In this way, the spider creates a web of information that is sent back to Google for indexing.

It's important to note: not every website is crawled. This is why it is important to follow today's web development standards, and why, we believe, it is important that your website developer understands the basics of SEO.

Read: "Website Development: The Perfect Job for Spock." 

Beyond making sure your website is crawled, a website developer with knowledge of SEO may or may not make "granular choices" to further refine how it is crawled. Again, your website developer should know about these choices. As Google writes here:

"Most websites don’t need to set up restrictions for crawling, indexing or serving, so their pages are eligible to appear in search results without having to do any extra work. That said, site owners have many choices about how Google crawls and indexes their sites through Webmaster Tools and a file called “robots.txt”. With the robots.txt file, site owners can choose not to be crawled by Googlebot, or they can provide more specific instructions about how to process pages on their sites."


The information obtained from crawlers needs to be organized. This is the function of indexing. This process is self-evident: Once Google receives information from the crawler, it creates an index, much like the back of a non-fiction book, so that it can easily retrieve the information for future use.

As Google says:

"The web is like an ever-growing public library with billions of books and no central filing system. Google essentially gathers the pages during the crawl process and then creates an index, so we know exactly how to look things up. Much like the index in the back of a book, the Google index includes information about words and their locations. When you search, at the most basic level, our algorithms look up your search terms in the index to find the appropriate pages."

SEO can have a profound influence on how a website is discovered by the crawlers, but indexing is purely a a Google function.


Ranking is the end-result of crawling and indexing. Once the information is gathered, and sorted, it is then ranked in a way that Google believe is most beneficial to the browser's experiences.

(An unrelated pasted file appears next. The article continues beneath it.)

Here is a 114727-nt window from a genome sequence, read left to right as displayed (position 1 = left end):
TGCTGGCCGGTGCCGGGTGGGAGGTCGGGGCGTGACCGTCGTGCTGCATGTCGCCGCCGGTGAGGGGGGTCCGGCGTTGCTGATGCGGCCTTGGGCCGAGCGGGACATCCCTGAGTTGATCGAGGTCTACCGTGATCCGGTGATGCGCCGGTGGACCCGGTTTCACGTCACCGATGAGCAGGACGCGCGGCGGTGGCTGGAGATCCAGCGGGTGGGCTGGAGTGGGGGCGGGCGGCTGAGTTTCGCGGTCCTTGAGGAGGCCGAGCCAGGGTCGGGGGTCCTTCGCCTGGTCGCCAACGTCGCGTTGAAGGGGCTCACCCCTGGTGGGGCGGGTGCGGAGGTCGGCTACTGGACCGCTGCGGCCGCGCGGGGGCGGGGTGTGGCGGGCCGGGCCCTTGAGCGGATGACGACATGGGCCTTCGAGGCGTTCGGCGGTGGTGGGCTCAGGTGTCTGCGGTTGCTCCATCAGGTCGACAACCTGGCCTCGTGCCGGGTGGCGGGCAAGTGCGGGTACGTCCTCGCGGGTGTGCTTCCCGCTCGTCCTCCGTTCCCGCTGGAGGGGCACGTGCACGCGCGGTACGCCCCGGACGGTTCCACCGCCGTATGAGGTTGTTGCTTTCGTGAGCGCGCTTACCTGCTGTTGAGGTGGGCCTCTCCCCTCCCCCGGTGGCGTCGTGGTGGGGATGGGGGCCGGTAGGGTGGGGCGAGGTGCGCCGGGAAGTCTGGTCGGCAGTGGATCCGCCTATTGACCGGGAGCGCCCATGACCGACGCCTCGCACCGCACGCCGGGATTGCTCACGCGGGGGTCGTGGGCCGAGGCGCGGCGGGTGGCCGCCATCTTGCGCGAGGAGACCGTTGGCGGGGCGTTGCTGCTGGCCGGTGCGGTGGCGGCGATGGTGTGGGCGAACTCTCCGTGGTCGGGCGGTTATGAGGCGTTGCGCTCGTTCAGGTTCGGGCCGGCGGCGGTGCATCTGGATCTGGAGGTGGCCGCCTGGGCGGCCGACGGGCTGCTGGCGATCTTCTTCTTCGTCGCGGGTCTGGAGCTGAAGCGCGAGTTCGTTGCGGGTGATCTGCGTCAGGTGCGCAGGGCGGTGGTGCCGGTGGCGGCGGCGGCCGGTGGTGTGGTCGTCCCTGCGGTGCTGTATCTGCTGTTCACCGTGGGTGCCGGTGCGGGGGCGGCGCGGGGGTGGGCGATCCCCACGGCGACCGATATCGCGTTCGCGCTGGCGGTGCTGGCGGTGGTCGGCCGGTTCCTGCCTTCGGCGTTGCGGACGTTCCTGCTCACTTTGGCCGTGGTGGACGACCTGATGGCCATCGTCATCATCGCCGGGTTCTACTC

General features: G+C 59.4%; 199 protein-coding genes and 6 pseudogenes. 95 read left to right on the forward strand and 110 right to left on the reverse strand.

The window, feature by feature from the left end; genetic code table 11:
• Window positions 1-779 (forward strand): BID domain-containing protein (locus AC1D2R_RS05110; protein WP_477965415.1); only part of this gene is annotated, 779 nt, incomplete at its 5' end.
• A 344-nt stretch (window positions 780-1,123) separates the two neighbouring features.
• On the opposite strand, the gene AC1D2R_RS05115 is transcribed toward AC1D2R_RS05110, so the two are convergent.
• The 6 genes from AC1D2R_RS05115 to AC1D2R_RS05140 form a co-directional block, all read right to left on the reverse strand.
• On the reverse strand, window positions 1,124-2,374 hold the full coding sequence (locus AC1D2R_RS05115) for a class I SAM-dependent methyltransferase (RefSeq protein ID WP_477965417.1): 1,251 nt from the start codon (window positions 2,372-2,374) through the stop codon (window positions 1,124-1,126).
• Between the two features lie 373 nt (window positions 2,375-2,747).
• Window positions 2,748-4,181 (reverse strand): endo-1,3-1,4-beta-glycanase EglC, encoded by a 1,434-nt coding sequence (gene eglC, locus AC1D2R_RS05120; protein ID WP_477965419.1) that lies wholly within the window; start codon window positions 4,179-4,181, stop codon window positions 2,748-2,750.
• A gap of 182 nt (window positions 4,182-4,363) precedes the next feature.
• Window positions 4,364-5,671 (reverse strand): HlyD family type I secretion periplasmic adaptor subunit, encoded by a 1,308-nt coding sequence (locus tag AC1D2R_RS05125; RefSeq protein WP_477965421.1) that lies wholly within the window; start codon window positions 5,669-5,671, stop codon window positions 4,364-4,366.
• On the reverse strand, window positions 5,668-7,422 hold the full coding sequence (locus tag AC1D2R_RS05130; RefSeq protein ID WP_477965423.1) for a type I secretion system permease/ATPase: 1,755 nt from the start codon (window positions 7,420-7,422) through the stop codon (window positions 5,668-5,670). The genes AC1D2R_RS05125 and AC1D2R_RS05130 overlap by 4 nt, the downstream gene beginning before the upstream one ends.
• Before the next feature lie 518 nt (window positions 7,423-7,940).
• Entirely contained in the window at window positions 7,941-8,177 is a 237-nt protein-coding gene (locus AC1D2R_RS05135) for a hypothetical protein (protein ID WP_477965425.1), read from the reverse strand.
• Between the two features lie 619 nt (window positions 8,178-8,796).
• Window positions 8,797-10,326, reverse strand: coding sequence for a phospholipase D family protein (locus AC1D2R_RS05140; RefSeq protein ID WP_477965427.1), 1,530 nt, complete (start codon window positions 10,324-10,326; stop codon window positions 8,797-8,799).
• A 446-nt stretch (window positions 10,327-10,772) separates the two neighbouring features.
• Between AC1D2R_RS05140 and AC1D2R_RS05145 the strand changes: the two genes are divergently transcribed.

Attentiveness to crawling and indexing is an important function of SEO, but attentiveness to the many ranking singles is really what sets the best SEO specialists apart.

Backlink has a very helpful list of the "complete list" of Google ranking factors. Some of this list is speculative (Google is often stingy about offering ranking single information), but much of it is really spot-on. Some factors are more important than others; and some matter very little, although it's good to be attentive to each and every one.

Also, you might read our post on Google's confirmed top three ranking signals: "Links, Content, and RankBrain."


If you're looking for more information on algorithms, try Google itself.

Here on The Organic SEO Blog we discuss algorithms not only as functions but ideas. If you're looking for a more philosophical view of algorithms, please read: "A Frank Look at Algorithms."

For a more topical view of algorithms, try: "Algorithms Have Consequences."

Making SEO Simple for Local Businesses: Stepman's SEO

If you'd like to speak directly to an SEO specialist who understands the complexity of algorithms, we suggest calling our sponsor, Alex Stepman, of Stepman's SEO: 215-900-9398.

Stepman's SEO offers a full range of online marketing services to help you work with the search engine algorithms--not just Google, but every algorithm.